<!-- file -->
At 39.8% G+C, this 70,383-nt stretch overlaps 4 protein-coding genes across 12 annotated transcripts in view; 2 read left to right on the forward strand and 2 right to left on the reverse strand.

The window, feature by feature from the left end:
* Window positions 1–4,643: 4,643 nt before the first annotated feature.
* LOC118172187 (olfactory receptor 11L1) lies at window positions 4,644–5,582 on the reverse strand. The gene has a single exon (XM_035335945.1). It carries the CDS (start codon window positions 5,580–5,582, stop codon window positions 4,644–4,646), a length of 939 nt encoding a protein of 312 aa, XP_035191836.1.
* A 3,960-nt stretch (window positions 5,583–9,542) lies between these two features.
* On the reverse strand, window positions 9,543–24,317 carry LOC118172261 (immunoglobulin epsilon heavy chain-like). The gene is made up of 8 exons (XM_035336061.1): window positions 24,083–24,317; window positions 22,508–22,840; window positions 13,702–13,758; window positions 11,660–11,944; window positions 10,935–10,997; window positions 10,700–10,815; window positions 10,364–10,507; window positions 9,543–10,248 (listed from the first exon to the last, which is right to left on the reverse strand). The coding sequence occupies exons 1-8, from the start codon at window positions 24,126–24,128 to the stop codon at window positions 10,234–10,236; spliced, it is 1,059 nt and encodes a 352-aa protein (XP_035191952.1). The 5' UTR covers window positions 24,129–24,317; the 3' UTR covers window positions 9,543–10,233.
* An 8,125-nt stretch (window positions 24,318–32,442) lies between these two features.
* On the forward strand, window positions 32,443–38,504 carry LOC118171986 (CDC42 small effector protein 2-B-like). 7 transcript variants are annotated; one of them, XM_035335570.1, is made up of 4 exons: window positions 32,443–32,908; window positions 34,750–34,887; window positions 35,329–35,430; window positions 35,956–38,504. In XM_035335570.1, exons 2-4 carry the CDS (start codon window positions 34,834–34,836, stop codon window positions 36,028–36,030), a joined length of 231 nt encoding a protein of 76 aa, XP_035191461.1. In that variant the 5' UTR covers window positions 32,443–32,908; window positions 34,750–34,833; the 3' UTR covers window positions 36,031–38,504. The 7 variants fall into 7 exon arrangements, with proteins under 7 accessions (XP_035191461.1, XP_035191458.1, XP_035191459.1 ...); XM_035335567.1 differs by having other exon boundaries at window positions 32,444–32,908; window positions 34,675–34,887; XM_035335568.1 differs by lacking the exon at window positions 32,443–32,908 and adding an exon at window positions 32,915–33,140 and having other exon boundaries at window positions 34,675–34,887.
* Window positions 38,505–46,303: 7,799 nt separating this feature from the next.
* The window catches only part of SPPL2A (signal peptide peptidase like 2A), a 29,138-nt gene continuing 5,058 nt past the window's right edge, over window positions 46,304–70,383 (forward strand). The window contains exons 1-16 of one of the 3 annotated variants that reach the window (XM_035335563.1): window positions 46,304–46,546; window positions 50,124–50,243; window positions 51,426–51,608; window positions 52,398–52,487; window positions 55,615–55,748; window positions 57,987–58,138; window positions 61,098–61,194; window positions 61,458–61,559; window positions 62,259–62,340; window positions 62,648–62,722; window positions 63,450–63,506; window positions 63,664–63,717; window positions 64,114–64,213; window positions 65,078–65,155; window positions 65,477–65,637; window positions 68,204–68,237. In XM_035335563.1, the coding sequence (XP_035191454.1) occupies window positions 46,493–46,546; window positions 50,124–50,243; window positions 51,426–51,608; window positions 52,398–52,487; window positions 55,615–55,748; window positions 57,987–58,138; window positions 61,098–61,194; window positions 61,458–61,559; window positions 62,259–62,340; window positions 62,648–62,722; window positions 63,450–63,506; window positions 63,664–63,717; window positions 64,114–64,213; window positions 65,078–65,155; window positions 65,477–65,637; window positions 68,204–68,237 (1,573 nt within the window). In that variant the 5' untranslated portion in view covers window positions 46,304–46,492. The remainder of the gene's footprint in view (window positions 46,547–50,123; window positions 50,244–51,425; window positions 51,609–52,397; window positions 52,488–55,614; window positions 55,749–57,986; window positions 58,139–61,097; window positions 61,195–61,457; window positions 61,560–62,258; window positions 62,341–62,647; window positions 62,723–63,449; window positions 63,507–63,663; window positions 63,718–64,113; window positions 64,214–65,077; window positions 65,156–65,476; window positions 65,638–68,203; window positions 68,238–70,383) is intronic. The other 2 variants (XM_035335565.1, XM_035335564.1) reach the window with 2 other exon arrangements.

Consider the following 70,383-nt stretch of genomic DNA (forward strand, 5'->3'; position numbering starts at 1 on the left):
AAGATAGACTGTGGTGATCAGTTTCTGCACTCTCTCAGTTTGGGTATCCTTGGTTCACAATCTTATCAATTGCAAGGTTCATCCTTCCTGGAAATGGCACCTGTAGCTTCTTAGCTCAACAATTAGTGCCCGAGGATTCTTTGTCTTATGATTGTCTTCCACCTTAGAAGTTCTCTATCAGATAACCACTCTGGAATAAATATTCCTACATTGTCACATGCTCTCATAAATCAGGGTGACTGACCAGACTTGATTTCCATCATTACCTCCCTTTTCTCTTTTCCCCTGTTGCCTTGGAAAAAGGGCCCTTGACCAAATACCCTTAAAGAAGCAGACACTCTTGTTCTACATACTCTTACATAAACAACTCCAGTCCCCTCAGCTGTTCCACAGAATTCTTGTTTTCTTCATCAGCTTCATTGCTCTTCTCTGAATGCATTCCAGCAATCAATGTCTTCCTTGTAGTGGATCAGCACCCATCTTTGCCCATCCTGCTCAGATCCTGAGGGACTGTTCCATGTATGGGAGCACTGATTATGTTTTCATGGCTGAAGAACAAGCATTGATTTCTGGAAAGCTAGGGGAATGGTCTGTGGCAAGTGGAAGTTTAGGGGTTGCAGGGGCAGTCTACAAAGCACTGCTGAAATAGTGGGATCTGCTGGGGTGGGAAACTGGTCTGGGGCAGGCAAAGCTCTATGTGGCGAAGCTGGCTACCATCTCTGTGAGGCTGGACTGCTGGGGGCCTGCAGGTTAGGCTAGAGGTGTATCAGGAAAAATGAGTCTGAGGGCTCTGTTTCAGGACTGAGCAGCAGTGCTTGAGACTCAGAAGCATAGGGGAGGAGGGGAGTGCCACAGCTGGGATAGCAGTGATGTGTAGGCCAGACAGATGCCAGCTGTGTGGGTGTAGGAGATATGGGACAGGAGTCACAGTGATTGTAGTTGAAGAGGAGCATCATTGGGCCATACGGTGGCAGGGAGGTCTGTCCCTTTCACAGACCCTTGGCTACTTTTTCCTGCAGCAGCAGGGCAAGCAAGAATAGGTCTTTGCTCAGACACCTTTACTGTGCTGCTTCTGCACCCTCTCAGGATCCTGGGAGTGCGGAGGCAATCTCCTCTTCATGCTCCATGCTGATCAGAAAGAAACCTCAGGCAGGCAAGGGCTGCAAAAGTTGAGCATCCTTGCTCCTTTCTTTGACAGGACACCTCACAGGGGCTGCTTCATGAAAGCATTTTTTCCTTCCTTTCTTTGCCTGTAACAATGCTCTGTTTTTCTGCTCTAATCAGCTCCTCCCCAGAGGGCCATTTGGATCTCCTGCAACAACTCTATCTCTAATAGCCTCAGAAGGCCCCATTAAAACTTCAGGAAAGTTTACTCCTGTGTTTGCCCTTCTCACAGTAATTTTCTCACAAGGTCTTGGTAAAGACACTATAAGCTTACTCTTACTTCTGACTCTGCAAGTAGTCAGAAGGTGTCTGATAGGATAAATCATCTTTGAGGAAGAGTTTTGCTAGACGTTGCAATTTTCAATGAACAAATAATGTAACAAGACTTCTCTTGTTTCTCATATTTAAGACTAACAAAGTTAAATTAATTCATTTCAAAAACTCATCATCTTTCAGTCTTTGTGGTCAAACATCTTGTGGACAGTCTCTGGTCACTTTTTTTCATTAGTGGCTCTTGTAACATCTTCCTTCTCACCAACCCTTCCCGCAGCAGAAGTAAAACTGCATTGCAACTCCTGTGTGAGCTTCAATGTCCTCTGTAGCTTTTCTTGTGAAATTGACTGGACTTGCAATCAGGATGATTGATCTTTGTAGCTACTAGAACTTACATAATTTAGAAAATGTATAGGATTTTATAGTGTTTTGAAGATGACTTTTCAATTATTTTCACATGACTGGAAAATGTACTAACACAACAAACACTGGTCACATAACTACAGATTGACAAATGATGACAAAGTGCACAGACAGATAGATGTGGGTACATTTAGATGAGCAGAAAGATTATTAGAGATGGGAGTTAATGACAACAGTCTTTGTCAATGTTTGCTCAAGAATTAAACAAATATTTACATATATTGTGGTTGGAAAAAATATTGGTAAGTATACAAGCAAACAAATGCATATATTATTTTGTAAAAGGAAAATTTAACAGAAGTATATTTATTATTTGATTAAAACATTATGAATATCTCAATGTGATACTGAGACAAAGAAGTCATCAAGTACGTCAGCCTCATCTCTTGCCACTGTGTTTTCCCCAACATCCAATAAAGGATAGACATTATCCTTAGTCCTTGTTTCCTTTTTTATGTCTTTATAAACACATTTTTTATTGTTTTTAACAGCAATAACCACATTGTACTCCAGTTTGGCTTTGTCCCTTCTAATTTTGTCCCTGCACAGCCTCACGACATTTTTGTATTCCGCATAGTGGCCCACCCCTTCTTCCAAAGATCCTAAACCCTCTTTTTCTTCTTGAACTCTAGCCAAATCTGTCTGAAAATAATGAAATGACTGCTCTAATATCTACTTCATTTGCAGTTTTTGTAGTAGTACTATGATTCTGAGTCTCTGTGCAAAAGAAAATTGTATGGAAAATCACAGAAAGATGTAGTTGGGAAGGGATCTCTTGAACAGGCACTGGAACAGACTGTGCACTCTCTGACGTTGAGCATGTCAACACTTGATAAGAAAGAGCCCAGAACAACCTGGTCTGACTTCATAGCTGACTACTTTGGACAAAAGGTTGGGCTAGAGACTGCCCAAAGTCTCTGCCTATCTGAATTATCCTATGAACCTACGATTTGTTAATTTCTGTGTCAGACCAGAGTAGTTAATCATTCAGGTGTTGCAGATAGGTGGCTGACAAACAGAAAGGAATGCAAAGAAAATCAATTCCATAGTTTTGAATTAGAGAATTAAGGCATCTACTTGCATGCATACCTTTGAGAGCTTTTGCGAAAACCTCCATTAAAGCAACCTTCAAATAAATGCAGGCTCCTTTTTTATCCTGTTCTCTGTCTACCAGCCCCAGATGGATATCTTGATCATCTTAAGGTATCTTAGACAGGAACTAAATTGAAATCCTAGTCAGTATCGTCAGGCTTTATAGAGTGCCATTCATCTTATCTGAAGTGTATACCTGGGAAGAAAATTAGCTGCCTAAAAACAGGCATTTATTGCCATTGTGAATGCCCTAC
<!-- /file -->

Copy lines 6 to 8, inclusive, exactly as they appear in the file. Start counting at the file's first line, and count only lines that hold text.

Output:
* On the reverse strand, window positions 9,543–24,317 carry LOC118172261 (immunoglobulin epsilon heavy chain-like). The gene is made up of 8 exons (XM_035336061.1): window positions 24,083–24,317; window positions 22,508–22,840; window positions 13,702–13,758; window positions 11,660–11,944; window positions 10,935–10,997; window positions 10,700–10,815; window positions 10,364–10,507; window positions 9,543–10,248 (listed from the first exon to the last, which is right to left on the reverse strand). The coding sequence occupies exons 1-8, from the start codon at window positions 24,126–24,128 to the stop codon at window positions 10,234–10,236; spliced, it is 1,059 nt and encodes a 352-aa protein (XP_035191952.1). The 5' UTR covers window positions 24,129–24,317; the 3' UTR covers window positions 9,543–10,233.
* An 8,125-nt stretch (window positions 24,318–32,442) lies between these two features.
* On the forward strand, window positions 32,443–38,504 carry LOC118171986 (CDC42 small effector protein 2-B-like). 7 transcript variants are annotated; one of them, XM_035335570.1, is made up of 4 exons: window positions 32,443–32,908; window positions 34,750–34,887; window positions 35,329–35,430; window positions 35,956–38,504. In XM_035335570.1, exons 2-4 carry the CDS (start codon window positions 34,834–34,836, stop codon window positions 36,028–36,030), a joined length of 231 nt encoding a protein of 76 aa, XP_035191461.1. In that variant the 5' UTR covers window positions 32,443–32,908; window positions 34,750–34,833; the 3' UTR covers window positions 36,031–38,504. The 7 variants fall into 7 exon arrangements, with proteins under 7 accessions (XP_035191461.1, XP_035191458.1, XP_035191459.1 ...); XM_035335567.1 differs by having other exon boundaries at window positions 32,444–32,908; window positions 34,675–34,887; XM_035335568.1 differs by lacking the exon at window positions 32,443–32,908 and adding an exon at window positions 32,915–33,140 and having other exon boundaries at window positions 34,675–34,887.